the shadow of the harem.
We sometimes hear surprise expressed that woman has contributed so little to the masterpieces of the world in science, art, literature.
To me the wonder is always the other way — that she has produced anything in that direction at all; and this for the plain reason that the shadow of repression, which is the bequest of the Oriental
harem, still hangs over her. That she has always been at a great disadvantage in training or education is also true, but it is a secondary matter.
The real disadvantage of women has lain in being systematically taught from childhood up that it is their highest duty to efface themselves, or at least keep out of sight.
One can overcome great obstacles as to education, but to do anything remarkable without running the risk of being conspicuous-this would puzzle the most skilful.
Fame is the shadow of great action.
Now nobody but Peter Schlemihl
ever succeeded in living without his shadow, and it is not recorded that even he enjoyed that situation.
It would be easy to show by a long series of examples
the eager desire of men, especially the mediocre ones, that women should remain invisible.
It was the Latin
epitaph upon the model woman that she stayed at home and spun--Domum servavit, lanam fecit.
It is a motto which Mr. Newell
, the scientific explorer of nursery rhymes, would perhaps find preserved in Mrs. Mouse
's answer to the “frog who would a-wooing go :”
“ Pray, Mistress Mouse, are you within?” --
“Oh yes, kind sir; I'm sitting to spin ” --
With a Rowley, Powley, etc.
But as no amount of spinning saved that excellent matron from the terrible cat, so Harriet Martineau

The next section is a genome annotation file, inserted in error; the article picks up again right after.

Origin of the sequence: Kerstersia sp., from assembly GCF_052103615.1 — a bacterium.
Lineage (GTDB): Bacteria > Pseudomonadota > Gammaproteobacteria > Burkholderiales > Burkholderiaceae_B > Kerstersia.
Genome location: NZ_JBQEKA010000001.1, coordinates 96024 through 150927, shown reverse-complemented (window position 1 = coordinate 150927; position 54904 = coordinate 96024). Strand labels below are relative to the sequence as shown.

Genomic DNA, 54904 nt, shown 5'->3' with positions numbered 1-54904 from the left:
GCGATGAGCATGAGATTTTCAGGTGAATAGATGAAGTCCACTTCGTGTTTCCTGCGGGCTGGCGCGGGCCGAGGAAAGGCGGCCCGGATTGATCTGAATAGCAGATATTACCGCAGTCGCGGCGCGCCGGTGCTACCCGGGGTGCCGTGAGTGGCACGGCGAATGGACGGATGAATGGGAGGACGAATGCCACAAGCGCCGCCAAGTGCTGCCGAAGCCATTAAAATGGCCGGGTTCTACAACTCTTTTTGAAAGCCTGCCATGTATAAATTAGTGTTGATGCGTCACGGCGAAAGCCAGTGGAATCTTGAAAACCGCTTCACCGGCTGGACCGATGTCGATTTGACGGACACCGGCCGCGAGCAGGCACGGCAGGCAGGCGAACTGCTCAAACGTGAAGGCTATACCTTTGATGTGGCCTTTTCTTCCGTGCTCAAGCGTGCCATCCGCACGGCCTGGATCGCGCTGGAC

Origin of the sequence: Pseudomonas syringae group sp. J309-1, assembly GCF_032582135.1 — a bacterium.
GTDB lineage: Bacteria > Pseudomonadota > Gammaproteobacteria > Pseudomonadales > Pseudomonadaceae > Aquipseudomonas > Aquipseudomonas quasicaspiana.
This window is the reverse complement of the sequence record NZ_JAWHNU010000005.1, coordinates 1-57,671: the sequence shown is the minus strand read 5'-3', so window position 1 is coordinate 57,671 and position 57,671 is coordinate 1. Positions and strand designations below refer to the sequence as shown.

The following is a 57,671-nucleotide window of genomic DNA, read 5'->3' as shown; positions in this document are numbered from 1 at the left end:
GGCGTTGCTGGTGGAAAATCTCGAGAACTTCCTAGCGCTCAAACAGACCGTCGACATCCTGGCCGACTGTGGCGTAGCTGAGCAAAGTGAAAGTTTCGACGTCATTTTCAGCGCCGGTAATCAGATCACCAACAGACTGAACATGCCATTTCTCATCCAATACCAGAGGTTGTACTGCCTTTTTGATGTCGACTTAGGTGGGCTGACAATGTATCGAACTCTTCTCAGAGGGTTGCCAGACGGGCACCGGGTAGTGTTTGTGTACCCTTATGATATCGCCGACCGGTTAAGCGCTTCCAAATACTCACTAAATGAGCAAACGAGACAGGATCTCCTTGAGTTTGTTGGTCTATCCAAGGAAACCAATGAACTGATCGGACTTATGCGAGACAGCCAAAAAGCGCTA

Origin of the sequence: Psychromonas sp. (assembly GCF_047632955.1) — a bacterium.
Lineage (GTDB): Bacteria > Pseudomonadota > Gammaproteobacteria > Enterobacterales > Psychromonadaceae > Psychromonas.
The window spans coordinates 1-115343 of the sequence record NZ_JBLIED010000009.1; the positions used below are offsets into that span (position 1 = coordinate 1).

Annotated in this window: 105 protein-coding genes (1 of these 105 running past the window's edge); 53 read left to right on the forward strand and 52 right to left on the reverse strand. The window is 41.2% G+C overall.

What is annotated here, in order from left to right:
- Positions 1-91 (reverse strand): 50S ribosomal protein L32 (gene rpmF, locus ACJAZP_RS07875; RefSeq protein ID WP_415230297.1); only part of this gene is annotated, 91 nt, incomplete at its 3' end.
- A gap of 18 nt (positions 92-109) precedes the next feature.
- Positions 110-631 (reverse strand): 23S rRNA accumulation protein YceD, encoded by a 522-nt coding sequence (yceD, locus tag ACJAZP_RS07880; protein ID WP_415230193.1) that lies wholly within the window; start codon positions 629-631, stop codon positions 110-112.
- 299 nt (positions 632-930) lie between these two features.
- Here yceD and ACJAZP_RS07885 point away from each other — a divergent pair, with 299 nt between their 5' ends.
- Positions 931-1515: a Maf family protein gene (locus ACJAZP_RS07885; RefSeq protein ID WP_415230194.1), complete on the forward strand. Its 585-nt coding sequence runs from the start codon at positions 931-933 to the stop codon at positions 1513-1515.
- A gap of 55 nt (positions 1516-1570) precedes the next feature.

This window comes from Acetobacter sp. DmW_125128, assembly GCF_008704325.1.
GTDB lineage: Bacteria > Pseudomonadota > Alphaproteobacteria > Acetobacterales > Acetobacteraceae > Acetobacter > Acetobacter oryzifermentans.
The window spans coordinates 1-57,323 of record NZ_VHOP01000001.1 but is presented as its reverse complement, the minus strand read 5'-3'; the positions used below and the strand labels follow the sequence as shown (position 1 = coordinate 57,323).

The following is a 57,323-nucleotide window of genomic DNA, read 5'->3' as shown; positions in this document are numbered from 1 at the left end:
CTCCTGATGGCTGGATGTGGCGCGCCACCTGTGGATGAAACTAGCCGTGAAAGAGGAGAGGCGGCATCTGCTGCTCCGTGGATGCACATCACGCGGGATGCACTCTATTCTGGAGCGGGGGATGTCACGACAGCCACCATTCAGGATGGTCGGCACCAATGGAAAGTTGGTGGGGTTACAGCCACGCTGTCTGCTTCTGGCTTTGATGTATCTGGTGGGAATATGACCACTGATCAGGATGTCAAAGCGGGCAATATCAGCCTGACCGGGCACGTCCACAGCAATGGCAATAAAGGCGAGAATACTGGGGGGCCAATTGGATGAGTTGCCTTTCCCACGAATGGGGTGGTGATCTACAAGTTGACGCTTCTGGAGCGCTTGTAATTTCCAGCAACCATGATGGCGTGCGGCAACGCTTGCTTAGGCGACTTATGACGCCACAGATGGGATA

and other literary women might be as good housekeepers as they pleased without clearing themselves from reproach.
Indeed, it is rather pathetic to notice how the pioneer women authors in America
, such as Mrs. Child
and Miss Leslie
, endeavored to disarm public judgment by printing some “Frugal Housewife” or “Seventy-five Receipts” before showing their heads as writers.
Even now the practice is not discontinued, and Marion Harland
, with all her wide popularity, has to wind up with a practical work on “Breakfast, dinner, and Supper” to demonstrate that, though an author, she still has the virtues of her sex; We have not yet — outgrown that profound
remark of Fredrika Bremer
that a woman may do almost anything she pleases with a man if she always has something nice to pop into his mouth.
From the days of that Roman epitaph onward the theory of suppression has been pretty well sustained.
It would be easy to fill pages with the sayings of wise men to the general effect that women should, as far as possible, be kept in some place that has a lid to it. The favorite German novelist Auerbach
, for instance, puts this with a praiseworthy directness: “The best woman is she of whom men speak least.
I understand it so that where a man speaks of a woman he should content himself with a few words.
He should say, ‘ She is an intelligent, a good, a domestic, or a noble woman.’